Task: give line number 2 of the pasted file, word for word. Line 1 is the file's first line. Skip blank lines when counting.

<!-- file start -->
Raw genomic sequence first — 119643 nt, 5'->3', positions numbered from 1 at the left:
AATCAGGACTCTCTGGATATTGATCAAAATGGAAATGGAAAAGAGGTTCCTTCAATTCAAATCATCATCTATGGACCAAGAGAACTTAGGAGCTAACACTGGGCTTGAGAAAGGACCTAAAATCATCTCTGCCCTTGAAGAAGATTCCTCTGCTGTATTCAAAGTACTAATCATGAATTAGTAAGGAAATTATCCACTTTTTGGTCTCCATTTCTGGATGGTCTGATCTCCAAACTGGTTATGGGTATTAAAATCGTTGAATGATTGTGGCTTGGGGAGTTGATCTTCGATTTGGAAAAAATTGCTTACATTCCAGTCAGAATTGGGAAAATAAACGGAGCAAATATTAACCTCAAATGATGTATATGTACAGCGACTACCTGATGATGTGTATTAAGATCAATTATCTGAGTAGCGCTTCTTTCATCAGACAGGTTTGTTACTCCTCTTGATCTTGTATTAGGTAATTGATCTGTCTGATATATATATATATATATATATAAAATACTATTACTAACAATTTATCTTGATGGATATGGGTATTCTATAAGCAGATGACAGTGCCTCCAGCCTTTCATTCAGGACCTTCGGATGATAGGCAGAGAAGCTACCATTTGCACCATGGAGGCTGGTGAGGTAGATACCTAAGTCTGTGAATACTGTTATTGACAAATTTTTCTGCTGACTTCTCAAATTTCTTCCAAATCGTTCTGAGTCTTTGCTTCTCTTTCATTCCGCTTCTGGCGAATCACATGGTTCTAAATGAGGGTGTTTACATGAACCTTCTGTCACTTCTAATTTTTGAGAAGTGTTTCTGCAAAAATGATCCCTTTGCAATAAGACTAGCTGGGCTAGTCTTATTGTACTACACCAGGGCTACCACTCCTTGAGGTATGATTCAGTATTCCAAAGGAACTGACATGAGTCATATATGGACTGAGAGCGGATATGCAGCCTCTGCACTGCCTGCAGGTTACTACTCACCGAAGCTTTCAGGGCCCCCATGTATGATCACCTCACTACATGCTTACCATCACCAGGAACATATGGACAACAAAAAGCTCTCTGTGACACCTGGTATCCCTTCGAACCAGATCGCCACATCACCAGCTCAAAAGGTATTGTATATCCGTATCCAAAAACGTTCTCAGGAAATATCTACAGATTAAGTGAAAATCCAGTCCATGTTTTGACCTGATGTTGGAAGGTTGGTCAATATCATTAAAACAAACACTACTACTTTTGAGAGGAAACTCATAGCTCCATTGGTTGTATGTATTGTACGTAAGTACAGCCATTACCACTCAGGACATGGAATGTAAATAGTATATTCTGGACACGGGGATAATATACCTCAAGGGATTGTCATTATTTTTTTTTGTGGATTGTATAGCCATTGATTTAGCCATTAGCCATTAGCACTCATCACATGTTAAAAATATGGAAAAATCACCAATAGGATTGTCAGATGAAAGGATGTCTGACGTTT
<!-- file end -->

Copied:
AATCAGGACTCTCTGGATATTGATCAAAATGGAAATGGAAAAGAGGTTCCTTCAATTCAAATCATCATCTATGGACCAAGAGAACTTAGGAGCTAACACTGGGCTTGAGAAAGGACCTAAAATCATCTCTGCCCTTGAAGAAGATTCCTCTGCTGTATTCAAAGTACTAATCATGAATTAGTAAGGAAATTATCCACTTTTTGGTCTCCATTTCTGGATGGTCTGATCTCCAAACTGGTTATGGGTATTAAAATCGTTGAATGATTGTGGCTTGGGGAGTTGATCTTCGATTTGGAAAAAATTGCTTACATTCCAGTCAGAATTGGGAAAATAAACGGAGCAAATATTAACCTCAAATGATGTATATGTACAGCGACTACCTGATGATGTGTATTAAGATCAATTATCTGAGTAGCGCTTCTTTCATCAGACAGGTTTGTTACTCCTCTTGATCTTGTATTAGGTAATTGATCTGTCTGATATATATATATATATATATATAAAATACTATTACTAACAATTTATCTTGATGGATATGGGTATTCTATAAGCAGATGACAGTGCCTCCAGCCTTTCATTCAGGACCTTCGGATGATAGGCAGAGAAGCTACCATTTGCACCATGGAGGCTGGTGAGGTAGATACCTAAGTCTGTGAATACTGTTATTGACAAATTTTTCTGCTGACTTCTCAAATTTCTTCCAAATCGTTCTGAGTCTTTGCTTCTCTTTCATTCCGCTTCTGGCGAATCACATGGTTCTAAATGAGGGTGTTTACATGAACCTTCTGTCACTTCTAATTTTTGAGAAGTGTTTCTGCAAAAATGATCCCTTTGCAATAAGACTAGCTGGGCTAGTCTTATTGTACTACACCAGGGCTACCACTCCTTGAGGTATGATTCAGTATTCCAAAGGAACTGACATGAGTCATATATGGACTGAGAGCGGATATGCAGCCTCTGCACTGCCTGCAGGTTACTACTCACCGAAGCTTTCAGGGCCCCCATGTATGATCACCTCACTACATGCTTACCATCACCAGGAACATATGGACAACAAAAAGCTCTCTGTGACACCTGGTATCCCTTCGAACCAGATCGCCACATCACCAGCTCAAAAGGTATTGTATATCCGTATCCAAAAACGTTCTCAGGAAATATCTACAGATTAAGTGAAAATCCAGTCCATGTTTTGACCTGATGTTGGAAGGTTGGTCAATATCATTAAAACAAACACTACTACTTTTGAGAGGAAACTCATAGCTCCATTGGTTGTATGTATTGTACGTAAGTACAGCCATTACCACTCAGGACATGGAATGTAAATAGTATATTCTGGACACGGGGATAATATACCTCAAGGGATTGTCATTATTTTTTTTTGTGGATTGTATAGCCATTGATTTAGCCATTAGCCATTAGCACTCATCACATGTTAAAAATATGGAAAAATCACCAATAGGATTGTCAGATGAAAGGATGTCTGACGTTT